In this little.. article.. I will discuss the practice of releasing Demo versions of software (focusing on Games but touching on other items), versus not releasing such versions.
Companies have, in the past and present, used Demo versions of their software to either promote it or to allow consumers a free ‘sneak peek’ at the software. The most common demos that a standard consumer will use are Game demos (this is a generality of course).
So, should Game Developers definitely release demo versions of their games? It is a pretty sticky question to be honest; sure you allow people to preview the game before they buy it, but you also have to balance that with development time/budgets and the question of how much to put into the demo, whether to have it be the full release only requiring an unlock or a limited release with only partial functionality (the first is an open invitation to hackers/crackers to get the game out on the P2P market [though I am not against P2P in its entirety, P2P has plenty of legitimate uses (Lord of the Rings Online uses a P2P protocol for their Turbine Download Manager used to update/install the game client)]. Where do you draw the line? Lets take a look at some pros and cons of releasing Demo’s to the masses:
Pro: Demo versions of software allow users to experience the content before committing their money.
Con: Demo versions have a history of getting hacked by those same users and distributed ‘unlocked’ without anyone paying a dime.
Solution? Well, it is hard to come up with a solution short of making a separate build of the software – if the software doesn’t have the full capabilities of the unlocked program, it doesn’t allow for crackers to open it up for free distribution; this, of course, brings to head the cost of extended development time needed to create a separate limited build of the software.
Opinion: I personally think that developers taking the extra time (and extra cost burden) will see those expenditures come back in the form of increased sales. I know that I use Demo’s often to see if my computer can handle the game (even if only on low settings), and if the game play is intriguing enough to keep me interested and be worth my investment. It is hard to judge if a game will run well on your computer just by looking at the Minimum Requirements of a game – sometimes other factors can come into play and prevent the game from running properly at the lowest possible configuration settings. (Case in point: I tried the demo for Space Siege on my laptop which exceeded minimum requirements (though not quite meeting recommended) – even with all of the settings turned to the lowest values, the game just would not run properly. On the other hand, demoing Command & Conquer 3: Tiberium Wars not only showed me that the game would run on lower settings, but that it was a game I would enjoy [and subsequently ended up purchasing]).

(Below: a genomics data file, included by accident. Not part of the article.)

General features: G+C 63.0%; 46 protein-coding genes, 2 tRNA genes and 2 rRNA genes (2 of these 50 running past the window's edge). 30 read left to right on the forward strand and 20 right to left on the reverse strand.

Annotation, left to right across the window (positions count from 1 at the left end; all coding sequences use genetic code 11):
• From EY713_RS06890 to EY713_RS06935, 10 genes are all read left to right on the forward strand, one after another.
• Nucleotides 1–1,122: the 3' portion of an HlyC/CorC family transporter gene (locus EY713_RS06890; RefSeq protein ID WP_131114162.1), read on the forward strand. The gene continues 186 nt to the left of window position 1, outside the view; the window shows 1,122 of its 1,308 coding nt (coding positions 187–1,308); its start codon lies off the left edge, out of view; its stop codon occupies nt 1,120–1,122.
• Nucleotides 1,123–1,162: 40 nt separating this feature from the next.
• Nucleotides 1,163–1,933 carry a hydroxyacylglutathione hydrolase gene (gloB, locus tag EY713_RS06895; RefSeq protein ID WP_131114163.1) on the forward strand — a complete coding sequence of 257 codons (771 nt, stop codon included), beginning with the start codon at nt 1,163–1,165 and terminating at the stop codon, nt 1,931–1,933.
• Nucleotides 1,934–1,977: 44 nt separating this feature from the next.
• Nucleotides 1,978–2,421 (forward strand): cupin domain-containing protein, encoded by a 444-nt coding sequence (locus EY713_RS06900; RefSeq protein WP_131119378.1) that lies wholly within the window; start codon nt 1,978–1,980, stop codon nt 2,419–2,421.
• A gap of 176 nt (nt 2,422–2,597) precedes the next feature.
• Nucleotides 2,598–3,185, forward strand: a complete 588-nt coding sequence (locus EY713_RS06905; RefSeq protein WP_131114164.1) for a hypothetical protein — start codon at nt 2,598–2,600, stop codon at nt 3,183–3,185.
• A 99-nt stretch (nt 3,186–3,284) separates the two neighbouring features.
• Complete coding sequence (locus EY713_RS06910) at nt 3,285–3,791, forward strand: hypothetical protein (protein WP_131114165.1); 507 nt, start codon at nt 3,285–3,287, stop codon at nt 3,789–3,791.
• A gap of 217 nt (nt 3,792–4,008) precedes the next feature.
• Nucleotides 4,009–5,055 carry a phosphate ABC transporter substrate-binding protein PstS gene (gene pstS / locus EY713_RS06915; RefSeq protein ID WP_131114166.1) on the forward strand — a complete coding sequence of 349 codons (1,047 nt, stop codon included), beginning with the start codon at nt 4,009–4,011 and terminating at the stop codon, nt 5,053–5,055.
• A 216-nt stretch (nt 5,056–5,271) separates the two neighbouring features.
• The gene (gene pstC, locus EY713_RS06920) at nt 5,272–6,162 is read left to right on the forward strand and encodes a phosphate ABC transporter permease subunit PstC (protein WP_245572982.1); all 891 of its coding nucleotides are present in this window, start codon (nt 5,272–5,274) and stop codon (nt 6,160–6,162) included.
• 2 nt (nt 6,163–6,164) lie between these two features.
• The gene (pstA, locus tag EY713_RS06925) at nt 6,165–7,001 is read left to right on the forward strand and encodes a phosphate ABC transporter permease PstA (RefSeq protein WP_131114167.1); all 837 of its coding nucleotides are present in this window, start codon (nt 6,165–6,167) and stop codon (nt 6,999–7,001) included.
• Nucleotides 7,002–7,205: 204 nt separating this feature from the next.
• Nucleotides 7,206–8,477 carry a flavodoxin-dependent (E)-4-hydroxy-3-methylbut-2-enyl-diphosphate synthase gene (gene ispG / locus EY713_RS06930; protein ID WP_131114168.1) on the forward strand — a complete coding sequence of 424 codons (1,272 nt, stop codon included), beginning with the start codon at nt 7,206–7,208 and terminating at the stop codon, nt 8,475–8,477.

This topic must be a pretty heavily debated one in game companies, but I am sure that enough research would show that demos, in the end, help the bottom line.. which is what matters most of all to most of these huge companies right?
I am probably going to have this topic on my brain for a while, so expect more thinking from me on the subject. Until then, enjoy your gaming!